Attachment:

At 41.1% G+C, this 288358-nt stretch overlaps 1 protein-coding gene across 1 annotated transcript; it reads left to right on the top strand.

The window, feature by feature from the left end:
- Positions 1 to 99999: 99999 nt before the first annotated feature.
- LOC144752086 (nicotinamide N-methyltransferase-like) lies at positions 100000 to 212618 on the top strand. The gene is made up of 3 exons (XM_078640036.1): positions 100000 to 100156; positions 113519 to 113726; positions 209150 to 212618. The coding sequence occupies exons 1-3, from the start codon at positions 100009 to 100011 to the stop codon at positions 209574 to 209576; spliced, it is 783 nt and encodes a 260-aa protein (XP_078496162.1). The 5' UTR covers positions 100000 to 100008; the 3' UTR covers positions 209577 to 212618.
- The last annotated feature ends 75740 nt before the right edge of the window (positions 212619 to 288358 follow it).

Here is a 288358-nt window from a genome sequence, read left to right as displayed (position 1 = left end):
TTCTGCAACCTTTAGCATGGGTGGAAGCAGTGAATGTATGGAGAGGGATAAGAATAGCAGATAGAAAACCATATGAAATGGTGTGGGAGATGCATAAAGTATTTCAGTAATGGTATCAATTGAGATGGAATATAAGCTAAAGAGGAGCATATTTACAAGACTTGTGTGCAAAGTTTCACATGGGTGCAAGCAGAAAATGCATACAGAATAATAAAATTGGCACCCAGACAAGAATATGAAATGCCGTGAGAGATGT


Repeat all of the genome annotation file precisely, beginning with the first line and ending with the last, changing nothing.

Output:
At 41.1% G+C, this 288358-nt stretch overlaps 1 protein-coding gene across 1 annotated transcript; it reads left to right on the top strand.

The window, feature by feature from the left end:
- Positions 1 to 99999: 99999 nt before the first annotated feature.
- LOC144752086 (nicotinamide N-methyltransferase-like) lies at positions 100000 to 212618 on the top strand. The gene is made up of 3 exons (XM_078640036.1): positions 100000 to 100156; positions 113519 to 113726; positions 209150 to 212618. The coding sequence occupies exons 1-3, from the start codon at positions 100009 to 100011 to the stop codon at positions 209574 to 209576; spliced, it is 783 nt and encodes a 260-aa protein (XP_078496162.1). The 5' UTR covers positions 100000 to 100008; the 3' UTR covers positions 209577 to 212618.
- The last annotated feature ends 75740 nt before the right edge of the window (positions 212619 to 288358 follow it).

Here is a 288358-nt window from a genome sequence, read left to right as displayed (position 1 = left end):
TTCTGCAACCTTTAGCATGGGTGGAAGCAGTGAATGTATGGAGAGGGATAAGAATAGCAGATAGAAAACCATATGAAATGGTGTGGGAGATGCATAAAGTATTTCAGTAATGGTATCAATTGAGATGGAATATAAGCTAAAGAGGAGCATATTTACAAGACTTGTGTGCAAAGTTTCACATGGGTGCAAGCAGAAAATGCATACAGAATAATAAAATTGGCACCCAGACAAGAATATGAAATGCCGTGAGAGATGT